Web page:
“All the believers were together and had everything in common. Selling their possessions and goods, they gave to anyone as he had need.” (Acts 2:44-45)
Private property is one of the most fundamental aspects of any market-based system of economics. Why does private property matter and what are Christians to do with Acts 2?
The economic concept of “the tragedy of the commons” is a good place to begin. Imagine a shared resource with no clear owner, like say, the men’s bathroom in a college dorm. This critical resource is used by every member of the community on a daily basis (except for that one guy). Without the bathroom, the men in the dorm would be forced to find other places to bathe, brush their teeth, and flex in the nude – or risk becoming like that one guy. The college uses a portion of the money it collects from room and board fees to pay a cleaning crew to regularly clean the space. Now, ask yourself why. With so many able-bodied men sharing such an important resource, couldn’t the college save money by simply expecting the men to clean the bathroom themselves?
The answer is – of course not! Human beings have proven over and over that without being provided an incentive to do otherwise, they will simply ravage a resource and then move on. The settlers of the West nearly exterminated the American Buffalo and the humans would have strip-mined Pandora if Sigourney Weaver hadn’t stopped them. Thankfully there is a powerful incentive against this disgusting, sinful behavior: private property rights. When a resource is owned, when it has economic value to an individual, it is cared for. A group of guys will let a bathroom in their dorm rot, but the minute they get their own place, put down a security deposit, and have ownership it becomes a different story.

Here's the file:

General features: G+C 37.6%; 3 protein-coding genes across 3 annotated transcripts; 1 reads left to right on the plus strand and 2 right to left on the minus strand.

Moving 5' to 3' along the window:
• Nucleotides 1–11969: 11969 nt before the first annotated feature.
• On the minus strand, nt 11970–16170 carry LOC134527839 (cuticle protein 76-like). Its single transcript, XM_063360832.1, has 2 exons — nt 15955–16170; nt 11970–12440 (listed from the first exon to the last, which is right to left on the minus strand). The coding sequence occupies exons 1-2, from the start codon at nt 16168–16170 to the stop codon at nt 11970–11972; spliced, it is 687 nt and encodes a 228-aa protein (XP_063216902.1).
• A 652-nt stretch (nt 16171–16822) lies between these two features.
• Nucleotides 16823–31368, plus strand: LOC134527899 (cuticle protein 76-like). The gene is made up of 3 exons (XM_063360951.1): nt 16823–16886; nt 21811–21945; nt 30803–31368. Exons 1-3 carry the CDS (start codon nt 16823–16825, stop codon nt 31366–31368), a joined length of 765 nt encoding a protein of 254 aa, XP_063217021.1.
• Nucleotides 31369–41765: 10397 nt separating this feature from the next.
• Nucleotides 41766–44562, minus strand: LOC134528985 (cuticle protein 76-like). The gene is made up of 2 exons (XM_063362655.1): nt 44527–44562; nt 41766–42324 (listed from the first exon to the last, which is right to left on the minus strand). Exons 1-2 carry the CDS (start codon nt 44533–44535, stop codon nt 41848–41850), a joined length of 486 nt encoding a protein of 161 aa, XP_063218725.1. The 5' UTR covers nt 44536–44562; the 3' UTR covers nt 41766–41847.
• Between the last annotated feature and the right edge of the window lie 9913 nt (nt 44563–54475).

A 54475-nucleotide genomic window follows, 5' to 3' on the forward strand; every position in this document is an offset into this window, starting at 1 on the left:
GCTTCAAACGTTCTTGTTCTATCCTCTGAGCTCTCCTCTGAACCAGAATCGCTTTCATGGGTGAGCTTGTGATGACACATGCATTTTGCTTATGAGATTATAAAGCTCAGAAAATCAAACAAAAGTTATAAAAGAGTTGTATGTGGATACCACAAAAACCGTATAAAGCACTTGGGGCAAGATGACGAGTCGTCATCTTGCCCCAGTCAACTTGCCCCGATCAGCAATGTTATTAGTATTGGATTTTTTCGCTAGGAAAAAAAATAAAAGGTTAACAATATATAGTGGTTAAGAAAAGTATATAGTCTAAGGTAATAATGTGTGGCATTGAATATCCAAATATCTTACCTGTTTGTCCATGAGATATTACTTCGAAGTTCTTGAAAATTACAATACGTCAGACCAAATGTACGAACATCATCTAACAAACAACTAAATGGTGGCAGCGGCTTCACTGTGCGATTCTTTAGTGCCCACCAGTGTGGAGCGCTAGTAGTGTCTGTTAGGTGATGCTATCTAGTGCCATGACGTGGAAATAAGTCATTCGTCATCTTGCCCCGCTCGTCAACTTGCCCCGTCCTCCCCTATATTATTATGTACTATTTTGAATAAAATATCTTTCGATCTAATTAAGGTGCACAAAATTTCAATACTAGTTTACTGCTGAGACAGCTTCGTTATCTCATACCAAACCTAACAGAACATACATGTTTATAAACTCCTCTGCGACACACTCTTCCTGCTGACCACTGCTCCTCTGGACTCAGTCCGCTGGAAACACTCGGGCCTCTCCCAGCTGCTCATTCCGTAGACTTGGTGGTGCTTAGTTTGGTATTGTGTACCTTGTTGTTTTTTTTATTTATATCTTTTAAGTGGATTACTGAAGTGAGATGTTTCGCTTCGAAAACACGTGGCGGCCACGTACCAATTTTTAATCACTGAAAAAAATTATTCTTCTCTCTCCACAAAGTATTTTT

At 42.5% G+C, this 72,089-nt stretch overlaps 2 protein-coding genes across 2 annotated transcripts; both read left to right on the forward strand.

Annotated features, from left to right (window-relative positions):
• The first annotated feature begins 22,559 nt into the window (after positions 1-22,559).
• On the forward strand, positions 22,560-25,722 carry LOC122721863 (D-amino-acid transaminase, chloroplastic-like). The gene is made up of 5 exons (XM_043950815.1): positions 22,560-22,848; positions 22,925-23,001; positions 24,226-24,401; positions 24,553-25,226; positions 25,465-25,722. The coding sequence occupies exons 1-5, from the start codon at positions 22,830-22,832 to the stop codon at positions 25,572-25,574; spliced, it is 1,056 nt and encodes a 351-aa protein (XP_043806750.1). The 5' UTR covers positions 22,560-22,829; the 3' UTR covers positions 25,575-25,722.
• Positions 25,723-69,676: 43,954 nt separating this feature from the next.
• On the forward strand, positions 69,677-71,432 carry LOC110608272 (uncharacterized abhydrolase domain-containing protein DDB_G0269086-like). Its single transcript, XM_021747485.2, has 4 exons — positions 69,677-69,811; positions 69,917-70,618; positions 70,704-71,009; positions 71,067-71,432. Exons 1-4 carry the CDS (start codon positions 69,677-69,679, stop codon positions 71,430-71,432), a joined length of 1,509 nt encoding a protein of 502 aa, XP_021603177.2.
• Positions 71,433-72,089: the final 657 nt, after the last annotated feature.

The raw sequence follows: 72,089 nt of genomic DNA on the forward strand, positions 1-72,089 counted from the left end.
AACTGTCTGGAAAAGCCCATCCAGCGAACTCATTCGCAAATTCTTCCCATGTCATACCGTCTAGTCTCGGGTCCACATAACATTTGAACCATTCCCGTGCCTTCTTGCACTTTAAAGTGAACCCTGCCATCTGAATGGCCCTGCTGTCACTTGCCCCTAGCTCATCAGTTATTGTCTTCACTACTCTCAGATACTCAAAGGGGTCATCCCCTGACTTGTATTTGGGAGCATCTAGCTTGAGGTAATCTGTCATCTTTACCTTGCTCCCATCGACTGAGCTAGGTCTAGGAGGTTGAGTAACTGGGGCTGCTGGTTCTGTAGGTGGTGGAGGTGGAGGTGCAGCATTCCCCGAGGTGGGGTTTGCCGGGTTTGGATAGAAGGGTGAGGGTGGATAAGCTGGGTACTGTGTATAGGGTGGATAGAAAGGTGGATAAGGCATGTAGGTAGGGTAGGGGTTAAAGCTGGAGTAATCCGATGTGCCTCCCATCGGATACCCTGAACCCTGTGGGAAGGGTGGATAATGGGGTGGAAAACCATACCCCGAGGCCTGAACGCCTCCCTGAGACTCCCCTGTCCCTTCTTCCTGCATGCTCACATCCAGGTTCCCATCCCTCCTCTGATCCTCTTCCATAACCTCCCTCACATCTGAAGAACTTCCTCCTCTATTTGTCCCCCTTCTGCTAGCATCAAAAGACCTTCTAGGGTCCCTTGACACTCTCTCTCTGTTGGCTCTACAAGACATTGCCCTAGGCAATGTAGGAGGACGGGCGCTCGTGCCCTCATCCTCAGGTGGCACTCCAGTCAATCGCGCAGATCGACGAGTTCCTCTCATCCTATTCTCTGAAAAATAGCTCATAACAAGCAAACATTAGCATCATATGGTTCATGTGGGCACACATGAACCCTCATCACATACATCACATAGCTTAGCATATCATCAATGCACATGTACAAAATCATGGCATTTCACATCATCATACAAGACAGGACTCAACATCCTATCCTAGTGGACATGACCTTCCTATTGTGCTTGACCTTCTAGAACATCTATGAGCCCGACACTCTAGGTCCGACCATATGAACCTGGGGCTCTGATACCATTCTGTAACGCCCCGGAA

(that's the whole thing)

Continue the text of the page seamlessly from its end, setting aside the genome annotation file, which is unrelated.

The same principle applies in larger communities. Without ownership, there is simply no incentive to care for necessary resources. However, when individuals own resources, steward them, and provide them to others through trade, communities thrive! And here we see the basics of a market economy.
What about Acts 2? These verses make it pretty clear that the early Christians were living in a community of shared resources. Shouldn’t we emulate their model? Yes and no.
If humans were never intended to own stuff, the command “Thou shall not steal” seems hardly necessary. God’s prohibition against theft proves that property rights are a fundamental tenet of the created order. At least, fundamental enough to be included in the Ten Commandments.
Scriptures throughout both Old and New Testament also affirm the importance of private property. Inheritances, from Jacob to the Prodigal Son, presume the right to pass property on to heirs. When Zacchaeus meets Jesus and proclaims that he will give half of his possessions to the poor, Jesus doesn’t say “Actually, Zacchaeus, Christians give everything to the poor.” No, he proclaims salvation for Zacchaeus.
It’s quite possible that God will call you to give away everything you own to serve him, just as he did with the disciples and the wealthy ruler. If that’s the case, you should do it. But it’s important to distinguish between the free choice to relinquish certain rights and a mandate for each believer to do so. The wonderful history of Christian faith includes both poor (John the Baptist, Mother Theresa) and wealthy (Cornelius, Augustine).
Clearly, not all Christians are called to lives of communal poverty. What is clear is that some are, and that all believers are called to give generously out of whatever they own.